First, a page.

The long-term objective of this proposal is to investigate the role of HVEM (a TNFR family member) in inflammation and T-cell function. The HVEM-BTLA receptor-ligand pair is known to deliver a co-inhibitory signal to T-cell activation and T-cell mediated immune responses such as colitis.
Our specific aims are first to generate HVEM conditional knockout mice to be used as our working model, and secondly to induce colitis in these mice and evaluate the effect of cell-specific HVEM deletion on colitis pathogenesis. Finally, we examine whether HVEM regulates CD8+ T-cell expansion and memory response, which are important to defense against intracellular pathogens and our understanding of vaccination. In experimental mouse models, the blockade of HVEM signaling ameliorates the severity of spontaneous autoimmune diabetes, while BTLA-deficient mutant mice showed prolonged duration of allergic airway inflammation. In cell culture, HVEM inhibits T-cell proliferation in a BTLA-dependent manner. Together, HVEM-BTLA signaling plays a critical role in dampening T-cell activation and T-cell mediated immune responses both in intro and in vivo. Dr. Kronenberg's laboratory has found that, in a mouse colitis model, HVEM expression by non-T radio-resistant cells in recipient mice significantly prevents colitis progression, while the treatment of inflamed mice with an agonistic anti-BTLA antibody ameliorates colitis acceleration. Therefore, these results form the basis of this proposal that blocking HVEM-BTLA signaling in specific cell population(s) can prevent colitis progression in mice and that the identification of underlying mechanisms may contribute to the design of therapeutic intervene for inflammatory bowel disease (IBD) patients. We will use the most advanced technology (Cre-loxP and FLP-frt systems) to generate conditional knockout mice and test our hypothesis by inducing colitis in these mice with several well-established colitis models. Three different mutant mice have been successfully generated by the applicant in his past research experience and Dr. Kronenberg's laboratory is equipped with well-established systems and experienced personnel for colitis studies. Therefore, we will generate these mutant mice with an expected time frame, and these animals will be available for colitis studies as well as for other immuno-regulation related studies. IBD results from a dysregulated immune response to intestinal antigens. Therapeutic blockade of pro-inflammatory molecules such as TNF alpha has been used clinically to treat IBD patients. Therefore, we believe that HVEM-BTLA signaling may represent a novel anti-inflammatory target that eventually becomes a more potent elixir for IBD treatment.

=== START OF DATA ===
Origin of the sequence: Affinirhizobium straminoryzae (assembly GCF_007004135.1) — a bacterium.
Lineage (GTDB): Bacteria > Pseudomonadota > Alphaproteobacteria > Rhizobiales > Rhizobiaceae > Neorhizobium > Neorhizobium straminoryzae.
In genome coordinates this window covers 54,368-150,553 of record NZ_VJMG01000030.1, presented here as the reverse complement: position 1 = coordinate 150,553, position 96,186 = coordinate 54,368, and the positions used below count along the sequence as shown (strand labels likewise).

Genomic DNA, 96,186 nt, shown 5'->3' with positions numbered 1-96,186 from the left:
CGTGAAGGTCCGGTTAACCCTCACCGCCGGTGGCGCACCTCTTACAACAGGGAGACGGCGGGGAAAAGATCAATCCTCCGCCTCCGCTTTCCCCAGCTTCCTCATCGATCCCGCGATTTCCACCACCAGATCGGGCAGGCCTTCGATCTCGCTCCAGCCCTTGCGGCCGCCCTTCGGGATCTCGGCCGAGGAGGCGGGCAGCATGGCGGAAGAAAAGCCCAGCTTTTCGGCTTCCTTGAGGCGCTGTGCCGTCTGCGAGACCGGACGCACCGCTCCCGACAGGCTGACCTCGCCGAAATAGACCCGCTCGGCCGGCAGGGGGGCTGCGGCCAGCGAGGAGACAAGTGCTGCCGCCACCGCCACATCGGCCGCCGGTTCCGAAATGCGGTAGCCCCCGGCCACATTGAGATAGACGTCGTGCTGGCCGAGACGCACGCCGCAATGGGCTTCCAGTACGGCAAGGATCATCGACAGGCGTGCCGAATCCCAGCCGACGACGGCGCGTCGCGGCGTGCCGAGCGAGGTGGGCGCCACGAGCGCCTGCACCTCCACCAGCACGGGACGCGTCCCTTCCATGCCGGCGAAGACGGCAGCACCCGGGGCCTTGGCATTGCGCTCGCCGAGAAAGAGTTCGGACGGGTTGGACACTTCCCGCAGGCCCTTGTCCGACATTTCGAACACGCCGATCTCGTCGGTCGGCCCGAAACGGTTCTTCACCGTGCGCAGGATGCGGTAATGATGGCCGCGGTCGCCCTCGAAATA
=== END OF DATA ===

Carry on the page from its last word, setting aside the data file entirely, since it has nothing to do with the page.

|Shui, Jr-Wen; Kronenberg, Mitchell (2013) HVEM: An unusual TNF receptor family member important for mucosal innate immune responses to microbes. Gut Microbes 4:146-51|
|Mucida, Daniel; Husain, Mohammad Mushtaq; Muroi, Sawako et al. (2013) Transcriptional reprogramming of mature CD4âº helper T cells generates distinct MHC class II-restricted cytotoxic T lymphocytes. Nat Immunol 14:281-9|
|Shui, Jr-Wen; Larange, Alexandre; Kim, Gisen et al. (2012) HVEM signalling at mucosal barriers provides host defence against pathogenic bacteria. Nature 488:222-5|
|Shui, Jr-Wen; Steinberg, Marcos W; Kronenberg, Mitchell (2011) Regulation of inflammation, autoimmunity, and infection immunity by HVEM-BTLA signaling. J Leukoc Biol 89:517-23|
|Steinberg, Marcos W; Shui, Jr-Wen; Ware, Carl F et al. (2009) Regulating the mucosal immune system: the contrasting roles of LIGHT, HVEM, and their various partners. Semin Immunopathol 31:207-21|